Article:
In 1970, the Lansing Tap underwent another massive remodeling — that was when the blackboard was allegedly discovered.

When William Last died in 1975, his son Bill and his wife Cheryl bought the business and continued to operate as Lansing Tap and Ridge Room until 1984. By then the older patrons who had enjoyed the more formal service had dwindled, and the Lasts felt the need to attract a younger crowd.


Bill was a high school teacher and coach at Bishop Noll High School in Hammond, and Cheryl had been holding down the fort at the restaurant. Attempting to draw the younger crowd, they remodeled again and renamed it Benchwarmers Sports Pub and Eatery. In 1996 Bill retired after 29 years of teaching, and Cheryl retired from the kitchen duty. They had hired managers to relieve the burden of working so many hours, and for a short time they turned the kitchen into “Sports Burrito,” which they advertised as a festive Mexican setting. In 1997 they leased the kitchen to Paul Boeck, and it became Paul’s Sports Grill.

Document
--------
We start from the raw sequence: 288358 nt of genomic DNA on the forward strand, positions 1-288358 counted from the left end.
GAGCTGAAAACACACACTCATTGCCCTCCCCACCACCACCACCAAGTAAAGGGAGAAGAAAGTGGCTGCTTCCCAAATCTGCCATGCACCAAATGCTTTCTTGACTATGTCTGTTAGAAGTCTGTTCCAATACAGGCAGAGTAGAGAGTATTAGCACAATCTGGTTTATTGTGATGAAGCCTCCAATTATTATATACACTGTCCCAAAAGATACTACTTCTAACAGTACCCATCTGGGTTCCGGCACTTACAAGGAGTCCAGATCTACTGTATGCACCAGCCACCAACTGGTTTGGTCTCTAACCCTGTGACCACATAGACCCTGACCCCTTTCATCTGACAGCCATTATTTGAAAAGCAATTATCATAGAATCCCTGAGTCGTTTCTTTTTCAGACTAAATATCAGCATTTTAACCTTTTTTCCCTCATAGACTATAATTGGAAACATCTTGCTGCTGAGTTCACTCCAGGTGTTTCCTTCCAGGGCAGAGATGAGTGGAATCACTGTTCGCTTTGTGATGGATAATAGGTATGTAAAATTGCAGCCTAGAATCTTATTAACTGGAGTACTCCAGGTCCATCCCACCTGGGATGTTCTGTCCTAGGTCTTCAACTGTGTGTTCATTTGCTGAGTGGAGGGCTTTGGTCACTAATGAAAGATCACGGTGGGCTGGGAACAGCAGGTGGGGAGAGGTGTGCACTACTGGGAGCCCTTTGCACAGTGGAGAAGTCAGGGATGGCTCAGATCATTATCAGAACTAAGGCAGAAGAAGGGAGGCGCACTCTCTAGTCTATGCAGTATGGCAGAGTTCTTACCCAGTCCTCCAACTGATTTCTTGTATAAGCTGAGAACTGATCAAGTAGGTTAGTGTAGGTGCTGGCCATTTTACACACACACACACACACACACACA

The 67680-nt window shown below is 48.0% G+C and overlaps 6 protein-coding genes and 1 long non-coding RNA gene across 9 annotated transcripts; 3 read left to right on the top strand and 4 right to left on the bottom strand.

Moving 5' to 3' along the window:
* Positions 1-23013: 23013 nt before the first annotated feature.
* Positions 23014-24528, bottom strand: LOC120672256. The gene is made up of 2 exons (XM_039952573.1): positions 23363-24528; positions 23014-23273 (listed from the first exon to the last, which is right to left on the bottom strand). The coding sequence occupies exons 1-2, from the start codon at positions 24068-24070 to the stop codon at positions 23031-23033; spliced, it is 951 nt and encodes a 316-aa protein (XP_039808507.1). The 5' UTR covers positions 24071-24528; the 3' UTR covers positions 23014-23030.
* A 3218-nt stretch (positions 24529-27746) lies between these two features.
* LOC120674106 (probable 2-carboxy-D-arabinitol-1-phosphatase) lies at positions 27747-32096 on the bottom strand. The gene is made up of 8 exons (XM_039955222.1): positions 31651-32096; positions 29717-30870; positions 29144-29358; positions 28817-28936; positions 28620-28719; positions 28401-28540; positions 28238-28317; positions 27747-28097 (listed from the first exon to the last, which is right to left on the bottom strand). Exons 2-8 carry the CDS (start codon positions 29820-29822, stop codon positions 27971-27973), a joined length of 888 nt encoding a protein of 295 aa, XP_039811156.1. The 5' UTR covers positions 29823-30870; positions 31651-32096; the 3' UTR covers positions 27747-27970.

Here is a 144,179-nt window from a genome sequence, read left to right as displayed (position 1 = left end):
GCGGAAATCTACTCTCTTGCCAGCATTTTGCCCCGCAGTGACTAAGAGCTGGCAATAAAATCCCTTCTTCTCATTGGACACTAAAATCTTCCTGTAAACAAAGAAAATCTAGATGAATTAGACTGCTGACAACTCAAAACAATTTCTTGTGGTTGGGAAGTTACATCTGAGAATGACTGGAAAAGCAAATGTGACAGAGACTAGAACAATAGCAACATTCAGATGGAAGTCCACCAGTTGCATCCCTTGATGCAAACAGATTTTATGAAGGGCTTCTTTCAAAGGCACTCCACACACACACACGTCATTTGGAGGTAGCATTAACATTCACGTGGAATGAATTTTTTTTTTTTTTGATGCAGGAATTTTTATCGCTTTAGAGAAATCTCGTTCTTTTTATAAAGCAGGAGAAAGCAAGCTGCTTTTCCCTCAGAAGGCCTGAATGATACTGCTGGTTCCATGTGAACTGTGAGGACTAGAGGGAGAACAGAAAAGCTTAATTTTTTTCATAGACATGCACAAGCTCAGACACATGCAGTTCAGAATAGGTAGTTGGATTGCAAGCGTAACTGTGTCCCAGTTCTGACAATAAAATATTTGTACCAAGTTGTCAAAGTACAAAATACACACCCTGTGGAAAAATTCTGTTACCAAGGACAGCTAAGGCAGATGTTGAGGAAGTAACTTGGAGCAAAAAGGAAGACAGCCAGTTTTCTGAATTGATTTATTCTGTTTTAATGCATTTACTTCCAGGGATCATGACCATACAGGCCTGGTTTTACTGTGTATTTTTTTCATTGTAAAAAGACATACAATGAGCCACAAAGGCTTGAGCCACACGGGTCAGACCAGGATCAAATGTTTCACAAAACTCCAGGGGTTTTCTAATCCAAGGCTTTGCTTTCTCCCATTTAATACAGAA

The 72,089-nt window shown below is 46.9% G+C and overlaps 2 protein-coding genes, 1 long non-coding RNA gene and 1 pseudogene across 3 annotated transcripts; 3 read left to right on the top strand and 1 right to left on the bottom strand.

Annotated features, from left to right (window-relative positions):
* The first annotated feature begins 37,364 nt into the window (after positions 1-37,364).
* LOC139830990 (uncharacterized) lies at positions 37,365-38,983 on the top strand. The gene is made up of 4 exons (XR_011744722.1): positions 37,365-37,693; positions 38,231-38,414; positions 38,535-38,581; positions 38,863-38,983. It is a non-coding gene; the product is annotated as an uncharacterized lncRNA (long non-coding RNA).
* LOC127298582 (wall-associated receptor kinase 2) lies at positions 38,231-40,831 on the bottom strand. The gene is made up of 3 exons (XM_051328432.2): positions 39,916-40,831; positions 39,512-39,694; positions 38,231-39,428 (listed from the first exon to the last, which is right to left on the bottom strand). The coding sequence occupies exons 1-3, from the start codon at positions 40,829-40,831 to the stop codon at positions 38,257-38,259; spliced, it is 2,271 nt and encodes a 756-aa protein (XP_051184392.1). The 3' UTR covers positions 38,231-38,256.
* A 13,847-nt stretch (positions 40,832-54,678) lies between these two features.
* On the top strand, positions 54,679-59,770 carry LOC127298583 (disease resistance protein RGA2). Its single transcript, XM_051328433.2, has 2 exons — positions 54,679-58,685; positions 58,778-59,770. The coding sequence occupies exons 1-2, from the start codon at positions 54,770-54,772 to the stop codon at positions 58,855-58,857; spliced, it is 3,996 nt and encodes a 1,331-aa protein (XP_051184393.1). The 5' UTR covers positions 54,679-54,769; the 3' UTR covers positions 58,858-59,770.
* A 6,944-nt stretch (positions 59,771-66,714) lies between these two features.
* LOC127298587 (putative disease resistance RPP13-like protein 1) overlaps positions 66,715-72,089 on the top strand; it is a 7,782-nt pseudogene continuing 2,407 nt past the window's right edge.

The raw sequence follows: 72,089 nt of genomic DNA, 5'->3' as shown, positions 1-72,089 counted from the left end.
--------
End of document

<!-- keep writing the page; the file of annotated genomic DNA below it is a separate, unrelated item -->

Finally, Jack’s

The building became the property of Jeff and Jake Keister in 2010, and they renamed it Jack’s Sports Pub and Eatery. In 2016 Jeff remodeled again, taking down the front facade and discovering the original neon sign that had spanned the length of the building in the 1950s. Keister restored the “Cocktail Lounge – Ridge Room” sign, and it once again brightly invited patrons to come in to wine and dine.

The beauty of the early sign was uncovered by Jack’s in 2016 when the old facade was removed in the remodeling process. (Photo: Dan Bovino)

What next?